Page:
Each of your goals is not separate and set haphazardly. Rather, each gets a boost from the others: the order in which you pursue your goals is only logical. Your life purpose is the superordinate goal—the overarching goal of all your goals. In the context of this purpose, your goals have synergy.
You don’t have to be able to articulate a life purpose for this to work. In fact, you have probably set goals and taken actions which align with your purpose already, even if only a few. Arguably everything you do is on purpose, but certainly you can better serve and focus on this purpose when you are aware of it.
However, don’t wait until you have some purpose statement to start setting goals. Rather, take action to find clarity. You can set a big goal which makes profound sense to you without understanding why it does. Moving toward it you may help you to find that “why.”
When you spend a lot of your time off-purpose your judgment is likely clouded, and it can be hard to come up with goals you really want. You’ve gotten too used to working half-heartedly toward goals you don’t care about.
Possibly the most effective thing you can do is to get out of this heartless environment—even if just temporarily. In this space of you taking time for yourself desire may arise from deep down. Follow it wherever it takes you—it might just be your ticket to bigger and better places.
Don’t pressure your desire to get you bigger and better things like fame and fortune, however. You probably do enough of that already. Your most powerful desires don’t need pressure. Instead of commanding and controlling them, just listen.
You need to really listen to your desires here. They might scare you. What you once met with “Why the hell would anyone ever do that?” may become your biggest goal and most powerful fantasy. Openness is absolutely necessary. You are bound to surprise yourself when you actually allow yourself to exist, rather than suppress yourself and squeeze yourself into a box as usual.
Maybe total escape isn’t viable for you, but surely you have small amounts of time for yourself. I wrote most of this article in between classes. I know in these moments you might be exhausted and downtrodden from grinding out work senselessly. I suspect this is how many Americans get attached to television: they feel so passive and worn out from owning up to the goals of others that staring at a screen follows logically from the work they do all day. It requires no effort, which is perfect because they have no effort left to give.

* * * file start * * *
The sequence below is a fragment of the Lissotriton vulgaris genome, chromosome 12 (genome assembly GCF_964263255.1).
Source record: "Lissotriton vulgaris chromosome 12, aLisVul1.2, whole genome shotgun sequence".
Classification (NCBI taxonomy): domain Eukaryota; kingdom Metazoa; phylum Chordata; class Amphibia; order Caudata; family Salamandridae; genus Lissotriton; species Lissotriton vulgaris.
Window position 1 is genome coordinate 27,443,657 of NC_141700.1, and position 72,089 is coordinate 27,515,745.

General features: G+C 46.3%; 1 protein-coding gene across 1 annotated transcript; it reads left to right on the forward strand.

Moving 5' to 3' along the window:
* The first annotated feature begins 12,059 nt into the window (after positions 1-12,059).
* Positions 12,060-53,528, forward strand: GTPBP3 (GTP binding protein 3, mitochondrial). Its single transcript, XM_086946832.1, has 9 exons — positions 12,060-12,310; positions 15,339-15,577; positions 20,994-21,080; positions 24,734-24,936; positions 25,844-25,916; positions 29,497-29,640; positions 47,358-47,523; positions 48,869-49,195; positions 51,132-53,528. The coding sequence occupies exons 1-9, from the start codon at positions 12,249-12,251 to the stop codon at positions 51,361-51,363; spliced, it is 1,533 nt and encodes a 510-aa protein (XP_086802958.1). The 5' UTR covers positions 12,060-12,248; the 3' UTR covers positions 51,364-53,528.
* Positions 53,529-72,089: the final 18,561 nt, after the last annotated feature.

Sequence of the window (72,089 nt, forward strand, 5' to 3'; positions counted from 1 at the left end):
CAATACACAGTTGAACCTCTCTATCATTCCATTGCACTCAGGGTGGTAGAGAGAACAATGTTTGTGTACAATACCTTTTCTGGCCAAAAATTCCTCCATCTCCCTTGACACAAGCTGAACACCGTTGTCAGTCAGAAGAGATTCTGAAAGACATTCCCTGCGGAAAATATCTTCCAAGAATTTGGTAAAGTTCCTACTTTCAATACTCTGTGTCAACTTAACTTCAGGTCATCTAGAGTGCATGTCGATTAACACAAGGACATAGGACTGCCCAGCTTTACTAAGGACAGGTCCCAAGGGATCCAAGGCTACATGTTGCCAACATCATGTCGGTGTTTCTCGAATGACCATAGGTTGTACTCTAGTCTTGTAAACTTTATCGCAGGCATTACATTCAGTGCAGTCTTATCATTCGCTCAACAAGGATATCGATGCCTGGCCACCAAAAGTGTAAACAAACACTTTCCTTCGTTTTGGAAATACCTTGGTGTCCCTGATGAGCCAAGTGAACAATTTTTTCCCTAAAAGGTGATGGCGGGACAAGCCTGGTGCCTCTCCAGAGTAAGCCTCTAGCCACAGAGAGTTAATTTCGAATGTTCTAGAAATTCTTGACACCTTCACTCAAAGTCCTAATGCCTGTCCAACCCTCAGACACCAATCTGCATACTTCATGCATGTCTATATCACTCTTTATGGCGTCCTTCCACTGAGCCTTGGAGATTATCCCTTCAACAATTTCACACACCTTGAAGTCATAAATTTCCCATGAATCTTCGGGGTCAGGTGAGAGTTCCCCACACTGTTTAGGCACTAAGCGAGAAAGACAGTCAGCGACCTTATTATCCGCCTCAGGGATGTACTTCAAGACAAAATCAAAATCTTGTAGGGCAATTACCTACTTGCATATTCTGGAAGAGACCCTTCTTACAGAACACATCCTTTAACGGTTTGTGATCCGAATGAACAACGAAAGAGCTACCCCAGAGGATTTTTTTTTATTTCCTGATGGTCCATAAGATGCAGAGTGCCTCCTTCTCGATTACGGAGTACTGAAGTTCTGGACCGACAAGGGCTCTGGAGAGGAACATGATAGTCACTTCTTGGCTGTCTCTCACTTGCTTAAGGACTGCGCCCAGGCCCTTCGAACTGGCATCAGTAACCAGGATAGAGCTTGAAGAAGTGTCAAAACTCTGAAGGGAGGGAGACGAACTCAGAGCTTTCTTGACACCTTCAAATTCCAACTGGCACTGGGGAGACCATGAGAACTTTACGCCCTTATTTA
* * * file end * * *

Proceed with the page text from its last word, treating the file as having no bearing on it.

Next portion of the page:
The best effort comes from a strong body, a sound mind, a ready heart, and a growing spirit. For many people the body is worn down, the mind degraded, the heart disappointed, and the spirit forgotten through their work. It is in this state that the passive cynic is created, who has no understanding of higher purpose or ambition. For him the world is small and senseless. Sleep sounds pretty wonderful most of the time, and it is agony when he cannot get it. He can never get enough sleep.
It likely would also help to educate yourself to move beyond cynicism. Learn about motivation and higher purpose, like you’re doing now. Start reading books relevant to your big scary goals. Expose yourself to inspiring and uplifting material, of which the underlying message is You can do it. Seeing the successes of others will help you to see that you can attain this success for yourself. In addition, educating yourself will help you understand how you can do so, even if you must decide on this (at least partially) for yourself.
Just don’t get a big head and think all this stuff happens in a flash. Life moves quick when you’re aligned with purpose, but it’s more exciting than it is easy. J
Understand that getting past cynicism isn’t a one-time deal—you can move in and out of it time and time again. I’d say odds are that you will.
However, it doesn’t have to be your primary state of being. As you come into more focused alignment with your purpose that attitude will take hold of you less often and for less time. In the face of a strong purpose which makes sense to you, cynicism is easily bounced off (picture yourself with rock solid abs here).
Purpose is the key to life’s treasures. Once you show the world that you are intent on getting what you want it has little need to fight a battle you can’t win anymore. You will still be met with resistance, but you will come across few problems you cannot solve.
Start to create your journey today and watch your doubts fade away.